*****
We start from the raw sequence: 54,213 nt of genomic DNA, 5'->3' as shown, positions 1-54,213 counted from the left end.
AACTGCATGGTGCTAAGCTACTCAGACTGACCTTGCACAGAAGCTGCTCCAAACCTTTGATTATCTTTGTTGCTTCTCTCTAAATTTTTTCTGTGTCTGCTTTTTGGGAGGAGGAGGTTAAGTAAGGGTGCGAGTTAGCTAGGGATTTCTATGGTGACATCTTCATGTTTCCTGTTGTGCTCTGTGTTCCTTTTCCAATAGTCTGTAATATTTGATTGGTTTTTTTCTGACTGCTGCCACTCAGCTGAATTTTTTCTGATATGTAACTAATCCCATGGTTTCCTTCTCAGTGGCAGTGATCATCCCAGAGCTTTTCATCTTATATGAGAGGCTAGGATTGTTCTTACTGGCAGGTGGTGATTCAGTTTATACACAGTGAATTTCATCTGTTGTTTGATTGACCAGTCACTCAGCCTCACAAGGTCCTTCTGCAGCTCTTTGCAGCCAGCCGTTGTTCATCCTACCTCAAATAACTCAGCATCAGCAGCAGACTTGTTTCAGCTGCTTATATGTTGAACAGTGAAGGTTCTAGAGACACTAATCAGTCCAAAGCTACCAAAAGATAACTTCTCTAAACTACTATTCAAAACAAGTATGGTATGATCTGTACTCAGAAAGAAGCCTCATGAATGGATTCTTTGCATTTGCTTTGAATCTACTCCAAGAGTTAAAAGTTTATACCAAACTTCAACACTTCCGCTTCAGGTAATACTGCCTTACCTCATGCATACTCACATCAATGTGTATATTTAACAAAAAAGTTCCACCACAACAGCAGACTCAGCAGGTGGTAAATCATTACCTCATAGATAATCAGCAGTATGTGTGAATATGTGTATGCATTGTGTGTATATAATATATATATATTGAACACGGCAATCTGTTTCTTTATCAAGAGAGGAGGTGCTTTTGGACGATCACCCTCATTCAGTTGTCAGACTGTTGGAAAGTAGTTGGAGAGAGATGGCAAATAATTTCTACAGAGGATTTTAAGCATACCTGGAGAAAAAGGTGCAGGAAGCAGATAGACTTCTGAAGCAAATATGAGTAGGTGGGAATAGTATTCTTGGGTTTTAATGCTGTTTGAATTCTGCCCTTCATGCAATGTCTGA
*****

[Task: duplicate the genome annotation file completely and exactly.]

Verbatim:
We start from the raw sequence: 54,213 nt of genomic DNA, 5'->3' as shown, positions 1-54,213 counted from the left end.
AACTGCATGGTGCTAAGCTACTCAGACTGACCTTGCACAGAAGCTGCTCCAAACCTTTGATTATCTTTGTTGCTTCTCTCTAAATTTTTTCTGTGTCTGCTTTTTGGGAGGAGGAGGTTAAGTAAGGGTGCGAGTTAGCTAGGGATTTCTATGGTGACATCTTCATGTTTCCTGTTGTGCTCTGTGTTCCTTTTCCAATAGTCTGTAATATTTGATTGGTTTTTTTCTGACTGCTGCCACTCAGCTGAATTTTTTCTGATATGTAACTAATCCCATGGTTTCCTTCTCAGTGGCAGTGATCATCCCAGAGCTTTTCATCTTATATGAGAGGCTAGGATTGTTCTTACTGGCAGGTGGTGATTCAGTTTATACACAGTGAATTTCATCTGTTGTTTGATTGACCAGTCACTCAGCCTCACAAGGTCCTTCTGCAGCTCTTTGCAGCCAGCCGTTGTTCATCCTACCTCAAATAACTCAGCATCAGCAGCAGACTTGTTTCAGCTGCTTATATGTTGAACAGTGAAGGTTCTAGAGACACTAATCAGTCCAAAGCTACCAAAAGATAACTTCTCTAAACTACTATTCAAAACAAGTATGGTATGATCTGTACTCAGAAAGAAGCCTCATGAATGGATTCTTTGCATTTGCTTTGAATCTACTCCAAGAGTTAAAAGTTTATACCAAACTTCAACACTTCCGCTTCAGGTAATACTGCCTTACCTCATGCATACTCACATCAATGTGTATATTTAACAAAAAAGTTCCACCACAACAGCAGACTCAGCAGGTGGTAAATCATTACCTCATAGATAATCAGCAGTATGTGTGAATATGTGTATGCATTGTGTGTATATAATATATATATATTGAACACGGCAATCTGTTTCTTTATCAAGAGAGGAGGTGCTTTTGGACGATCACCCTCATTCAGTTGTCAGACTGTTGGAAAGTAGTTGGAGAGAGATGGCAAATAATTTCTACAGAGGATTTTAAGCATACCTGGAGAAAAAGGTGCAGGAAGCAGATAGACTTCTGAAGCAAATATGAGTAGGTGGGAATAGTATTCTTGGGTTTTAATGCTGTTTGAATTCTGCCCTTCATGCAATGTCTGA